The fine art of Fibre Channel troubleshooting

Troubleshooting Fibre Channel networks can be as much an art as it is a science, but there are some basic best practices you can follow to reduce the guessing and speed resolution. Here are 10 tips to help you get to the bottom of pesky problems.

This vendor-written tech primer has been edited by Network World to eliminate product promotion, but readers should note it will likely favor the submitter's approach.

Troubleshooting Fibre Channel networks can be as much an art as it is a science, but there are some basic best practices you can follow to reduce the guessing and speed resolution. Here are 10 tips to help you get to the bottom of pesky problems:

1. Generally, problems are reported by the application user. As a first step, the SAN admin will usually gather dumps, logs and traces. At the same time, he'll sometimes remove other users or applications that are less critical; perhaps he'll stop backups, and remove other potential bottlenecks. While this may fix the immediate problem, it often stops the underlying cause from being discovered. If you've only removed the symptom and you stop there, you're likely to see trouble later on.

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2. Use real time monitoring. Ask your vendors what they mean by "real-time"; a five-minute polling interval is not real time. If a fire starts in your kitchen, would you like to be alerted to it immediately or in five minutes? Use the real-time alerting subsystem to get in front of the issues before the application users feel the pain. We recently saw an example where we examined the I/O history leading up to an application outage and found plenty of obvious pointers four hours before the outage. If best practices alerting had been set up, it's likely the outage could have been avoided.

3. One of the first steps is to determine if the user-reported problem correlates with what's happening on the SAN. But if you only investigate what the user is reporting, you may miss larger issues that may affect other, slightly less latency sensitive apps. It's useful to broaden the scope beyond just the immediate issue.

4. Having said that, you should customize existing, canned reports to quickly focus on the suspected application or infrastructure to isolate the condition. We recently talked with a customer who quickly eliminated about 4,380 out of 4,400 SAN links, enabling them to focus on the remaining 20 links for in-depth trace analysis.

5. Review environment inventories by device type and properties automatically discovered. Such things as manufacturer and link rate can be helpful in understanding special circumstances, such as the behavior of a tape device or configuration settings that the admin might not be aware of, like links set to run at 1G instead of 4G. Enable users to provide their own context about devices such as applications they support, location, version, relationship to other equipment, etc.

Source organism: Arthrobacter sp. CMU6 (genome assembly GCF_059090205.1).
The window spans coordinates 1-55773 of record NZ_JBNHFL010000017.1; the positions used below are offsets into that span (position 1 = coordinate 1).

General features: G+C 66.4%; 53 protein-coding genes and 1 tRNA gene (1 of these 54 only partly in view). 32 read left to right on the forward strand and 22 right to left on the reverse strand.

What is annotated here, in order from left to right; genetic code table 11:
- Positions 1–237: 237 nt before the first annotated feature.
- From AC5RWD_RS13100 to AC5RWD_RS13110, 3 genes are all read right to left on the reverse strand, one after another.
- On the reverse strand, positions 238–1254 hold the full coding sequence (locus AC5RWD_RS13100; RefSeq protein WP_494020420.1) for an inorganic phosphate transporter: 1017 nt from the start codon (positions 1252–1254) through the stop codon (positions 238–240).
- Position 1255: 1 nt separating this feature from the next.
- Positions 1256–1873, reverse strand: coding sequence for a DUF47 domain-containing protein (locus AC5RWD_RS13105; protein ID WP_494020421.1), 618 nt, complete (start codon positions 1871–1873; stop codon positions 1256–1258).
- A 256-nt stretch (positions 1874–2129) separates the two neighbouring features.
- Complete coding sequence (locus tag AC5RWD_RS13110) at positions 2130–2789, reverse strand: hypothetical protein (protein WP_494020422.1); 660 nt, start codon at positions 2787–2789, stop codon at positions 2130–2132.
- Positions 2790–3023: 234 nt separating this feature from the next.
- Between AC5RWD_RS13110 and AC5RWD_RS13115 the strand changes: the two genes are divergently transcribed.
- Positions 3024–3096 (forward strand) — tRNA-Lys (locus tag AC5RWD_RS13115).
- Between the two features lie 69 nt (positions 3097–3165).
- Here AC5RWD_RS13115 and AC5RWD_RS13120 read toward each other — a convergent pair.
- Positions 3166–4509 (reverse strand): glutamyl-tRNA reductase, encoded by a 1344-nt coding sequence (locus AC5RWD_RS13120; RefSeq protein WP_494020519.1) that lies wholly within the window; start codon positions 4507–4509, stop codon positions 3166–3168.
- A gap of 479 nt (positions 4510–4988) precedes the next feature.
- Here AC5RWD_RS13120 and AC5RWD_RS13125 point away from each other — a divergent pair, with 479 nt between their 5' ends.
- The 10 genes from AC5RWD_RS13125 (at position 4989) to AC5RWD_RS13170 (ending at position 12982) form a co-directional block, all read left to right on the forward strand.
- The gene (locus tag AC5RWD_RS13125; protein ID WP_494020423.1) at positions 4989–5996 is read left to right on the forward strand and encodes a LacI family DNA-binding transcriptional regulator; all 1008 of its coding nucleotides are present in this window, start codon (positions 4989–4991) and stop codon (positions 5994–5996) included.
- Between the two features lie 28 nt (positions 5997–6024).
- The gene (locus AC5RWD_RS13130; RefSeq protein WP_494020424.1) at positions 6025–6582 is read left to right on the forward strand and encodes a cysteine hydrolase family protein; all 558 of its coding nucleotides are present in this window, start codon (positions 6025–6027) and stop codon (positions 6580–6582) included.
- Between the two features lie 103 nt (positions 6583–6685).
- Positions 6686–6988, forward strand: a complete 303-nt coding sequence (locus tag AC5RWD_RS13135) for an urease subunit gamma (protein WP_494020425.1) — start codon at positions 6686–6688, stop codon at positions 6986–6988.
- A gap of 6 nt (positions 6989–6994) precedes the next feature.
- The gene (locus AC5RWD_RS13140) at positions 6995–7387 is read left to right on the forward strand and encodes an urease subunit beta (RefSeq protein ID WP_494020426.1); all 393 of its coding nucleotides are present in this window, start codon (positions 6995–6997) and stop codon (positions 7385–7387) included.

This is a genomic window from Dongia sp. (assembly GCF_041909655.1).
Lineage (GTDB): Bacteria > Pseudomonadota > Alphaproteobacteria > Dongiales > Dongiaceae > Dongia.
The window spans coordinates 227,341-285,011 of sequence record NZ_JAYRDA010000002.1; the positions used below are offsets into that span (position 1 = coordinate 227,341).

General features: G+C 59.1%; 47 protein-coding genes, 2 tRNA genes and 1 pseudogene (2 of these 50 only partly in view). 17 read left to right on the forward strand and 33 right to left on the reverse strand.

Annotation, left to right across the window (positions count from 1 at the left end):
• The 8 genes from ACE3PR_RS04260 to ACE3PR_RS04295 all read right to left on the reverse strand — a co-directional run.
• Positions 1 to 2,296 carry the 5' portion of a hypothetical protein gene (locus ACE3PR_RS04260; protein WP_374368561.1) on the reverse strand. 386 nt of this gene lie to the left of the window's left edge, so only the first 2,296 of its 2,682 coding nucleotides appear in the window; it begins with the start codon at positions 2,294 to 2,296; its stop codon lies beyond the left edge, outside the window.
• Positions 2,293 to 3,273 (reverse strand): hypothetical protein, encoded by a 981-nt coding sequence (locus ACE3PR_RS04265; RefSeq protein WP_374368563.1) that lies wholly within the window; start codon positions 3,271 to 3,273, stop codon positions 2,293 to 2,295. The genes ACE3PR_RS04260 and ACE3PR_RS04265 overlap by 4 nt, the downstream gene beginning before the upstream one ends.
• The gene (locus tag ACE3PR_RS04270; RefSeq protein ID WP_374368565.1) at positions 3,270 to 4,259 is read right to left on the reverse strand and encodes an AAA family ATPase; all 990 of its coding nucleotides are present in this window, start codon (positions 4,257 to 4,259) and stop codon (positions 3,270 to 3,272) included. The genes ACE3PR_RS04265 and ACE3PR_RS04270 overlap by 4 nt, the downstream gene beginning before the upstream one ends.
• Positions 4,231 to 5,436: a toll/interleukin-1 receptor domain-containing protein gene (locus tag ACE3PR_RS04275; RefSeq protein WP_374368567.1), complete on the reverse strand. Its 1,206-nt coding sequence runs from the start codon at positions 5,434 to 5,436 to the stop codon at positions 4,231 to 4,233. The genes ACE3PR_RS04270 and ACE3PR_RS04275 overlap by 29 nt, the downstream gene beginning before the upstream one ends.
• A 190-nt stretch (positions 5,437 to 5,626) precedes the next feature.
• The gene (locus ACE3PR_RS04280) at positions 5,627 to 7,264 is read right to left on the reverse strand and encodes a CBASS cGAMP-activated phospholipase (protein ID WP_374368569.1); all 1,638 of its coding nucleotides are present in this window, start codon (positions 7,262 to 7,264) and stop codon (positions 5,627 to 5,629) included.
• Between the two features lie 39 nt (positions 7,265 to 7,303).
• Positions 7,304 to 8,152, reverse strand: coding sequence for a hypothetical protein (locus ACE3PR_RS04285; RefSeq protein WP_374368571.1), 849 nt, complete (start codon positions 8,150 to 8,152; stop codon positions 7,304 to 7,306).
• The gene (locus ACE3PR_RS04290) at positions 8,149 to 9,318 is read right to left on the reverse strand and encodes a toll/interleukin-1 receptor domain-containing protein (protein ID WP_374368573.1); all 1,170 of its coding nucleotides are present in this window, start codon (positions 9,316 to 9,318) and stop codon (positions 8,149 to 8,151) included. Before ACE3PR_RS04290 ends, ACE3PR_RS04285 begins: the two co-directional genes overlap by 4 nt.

6. As they isolate, correlate and analyze, our customers often report that the majority of the time that they troubleshoot, they find that the SAN is not to blame. Tools that report on the effect of only SAN latency on the application is very helpful in determining this aspect. Tools that lump SAN and server latency together can't help with this.

7. Time correlation is critical to determine cause and effect. When you are looking at long time windows, you often can't tell which event preceded another, and that's when you get finger-pointing from one vendor to another. Try to find the finest granularity in your historical reporting. A one-minute interval is often not too granular.

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8. Look at your historical I/O patterns, busy times of day, multipath configurations, queue depth settings, top talkers, etc. to gain a profile of behavior. Then compare to your healthy baseline, and rule out things that haven't changed. You might find six things that appear to be going wrong, but if only one of those things seem to have occurred when the problem was reported, you can focus on that issue immediately. Later on, you can go back to look at the other issues.

9. When changes are made to fix the incident, you should get immediate feedback on whether it's having the desired effect. Sometimes a fix can make a problem worse, so it's good to know that as well. Without immediate feedback, you can often delay or stagger fixes until they can determine the effect of each one. Or if you make all changes at the same time, you can be left wondering which change fixed the problem. Ongoing real-time monitoring can provide confidence that the problem in fact was solved.

10. Last, ask for help sooner rather than later. We've heard of problems dragging on for months, vendors kicked out of accounts, and literally millions of dollars wasted on adding expensive hardware. Bring in a performance pro. Though there are things you can do to speed troubleshooting and even prevent future problems. Look at the cost of waiting. Balance that with the cost of an expert consultant, someone who spends all day, every day specializing in finding performance problems.

Virtual Instruments ensures the performance and availability of mission-critical applications by providing a comprehensive infrastructure optimization platform. The award-winning VirtualWisdom and SANInsight infrastructure optimization solutions provide real-time monitoring and analysis of physical, virtual and private cloud computing environments to optimize performance, utilization and availability. Forbes Magazine recently recognized the company as No. 6 on its 2011 list of America's Most Promising Companies. The company was founded in June 2008 via a spin-out from Finisar Corp.; it has headquarters in San Jose, Calif., and can be found online at http://www.virtualinstruments.com.

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